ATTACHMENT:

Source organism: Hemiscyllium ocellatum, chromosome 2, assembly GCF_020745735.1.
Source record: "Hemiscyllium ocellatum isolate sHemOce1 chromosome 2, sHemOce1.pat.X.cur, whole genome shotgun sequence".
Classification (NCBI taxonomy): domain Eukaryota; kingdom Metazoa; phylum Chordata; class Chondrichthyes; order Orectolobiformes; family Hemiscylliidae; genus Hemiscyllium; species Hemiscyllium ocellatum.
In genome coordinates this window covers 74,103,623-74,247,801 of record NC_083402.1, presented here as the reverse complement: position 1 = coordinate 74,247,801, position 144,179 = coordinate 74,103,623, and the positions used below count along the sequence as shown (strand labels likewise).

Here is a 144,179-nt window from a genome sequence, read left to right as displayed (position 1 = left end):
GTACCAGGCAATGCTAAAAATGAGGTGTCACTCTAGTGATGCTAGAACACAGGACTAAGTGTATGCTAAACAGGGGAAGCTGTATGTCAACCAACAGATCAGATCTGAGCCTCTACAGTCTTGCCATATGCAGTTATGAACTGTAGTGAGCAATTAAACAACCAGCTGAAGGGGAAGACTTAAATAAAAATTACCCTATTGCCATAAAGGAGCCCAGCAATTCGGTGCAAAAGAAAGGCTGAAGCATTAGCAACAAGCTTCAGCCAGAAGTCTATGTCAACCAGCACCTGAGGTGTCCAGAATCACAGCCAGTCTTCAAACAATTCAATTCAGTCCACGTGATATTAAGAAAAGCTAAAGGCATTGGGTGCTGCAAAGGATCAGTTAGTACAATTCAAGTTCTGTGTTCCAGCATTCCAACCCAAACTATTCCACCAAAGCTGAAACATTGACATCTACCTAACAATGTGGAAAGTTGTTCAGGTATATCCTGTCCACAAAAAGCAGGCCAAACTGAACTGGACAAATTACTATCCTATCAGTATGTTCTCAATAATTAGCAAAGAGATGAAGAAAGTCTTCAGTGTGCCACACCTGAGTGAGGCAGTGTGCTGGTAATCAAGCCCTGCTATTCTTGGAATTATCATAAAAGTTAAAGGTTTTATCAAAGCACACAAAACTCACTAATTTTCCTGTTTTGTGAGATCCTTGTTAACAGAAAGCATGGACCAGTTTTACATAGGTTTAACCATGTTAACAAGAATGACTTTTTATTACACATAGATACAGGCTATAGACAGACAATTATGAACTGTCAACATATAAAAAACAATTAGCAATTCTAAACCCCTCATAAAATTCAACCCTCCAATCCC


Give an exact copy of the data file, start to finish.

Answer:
Source organism: Hemiscyllium ocellatum, chromosome 2, assembly GCF_020745735.1.
Source record: "Hemiscyllium ocellatum isolate sHemOce1 chromosome 2, sHemOce1.pat.X.cur, whole genome shotgun sequence".
Classification (NCBI taxonomy): domain Eukaryota; kingdom Metazoa; phylum Chordata; class Chondrichthyes; order Orectolobiformes; family Hemiscylliidae; genus Hemiscyllium; species Hemiscyllium ocellatum.
In genome coordinates this window covers 74,103,623-74,247,801 of record NC_083402.1, presented here as the reverse complement: position 1 = coordinate 74,247,801, position 144,179 = coordinate 74,103,623, and the positions used below count along the sequence as shown (strand labels likewise).

Here is a 144,179-nt window from a genome sequence, read left to right as displayed (position 1 = left end):
GTACCAGGCAATGCTAAAAATGAGGTGTCACTCTAGTGATGCTAGAACACAGGACTAAGTGTATGCTAAACAGGGGAAGCTGTATGTCAACCAACAGATCAGATCTGAGCCTCTACAGTCTTGCCATATGCAGTTATGAACTGTAGTGAGCAATTAAACAACCAGCTGAAGGGGAAGACTTAAATAAAAATTACCCTATTGCCATAAAGGAGCCCAGCAATTCGGTGCAAAAGAAAGGCTGAAGCATTAGCAACAAGCTTCAGCCAGAAGTCTATGTCAACCAGCACCTGAGGTGTCCAGAATCACAGCCAGTCTTCAAACAATTCAATTCAGTCCACGTGATATTAAGAAAAGCTAAAGGCATTGGGTGCTGCAAAGGATCAGTTAGTACAATTCAAGTTCTGTGTTCCAGCATTCCAACCCAAACTATTCCACCAAAGCTGAAACATTGACATCTACCTAACAATGTGGAAAGTTGTTCAGGTATATCCTGTCCACAAAAAGCAGGCCAAACTGAACTGGACAAATTACTATCCTATCAGTATGTTCTCAATAATTAGCAAAGAGATGAAGAAAGTCTTCAGTGTGCCACACCTGAGTGAGGCAGTGTGCTGGTAATCAAGCCCTGCTATTCTTGGAATTATCATAAAAGTTAAAGGTTTTATCAAAGCACACAAAACTCACTAATTTTCCTGTTTTGTGAGATCCTTGTTAACAGAAAGCATGGACCAGTTTTACATAGGTTTAACCATGTTAACAAGAATGACTTTTTATTACACATAGATACAGGCTATAGACAGACAATTATGAACTGTCAACATATAAAAAACAATTAGCAATTCTAAACCCCTCATAAAATTCAACCCTCCAATCCC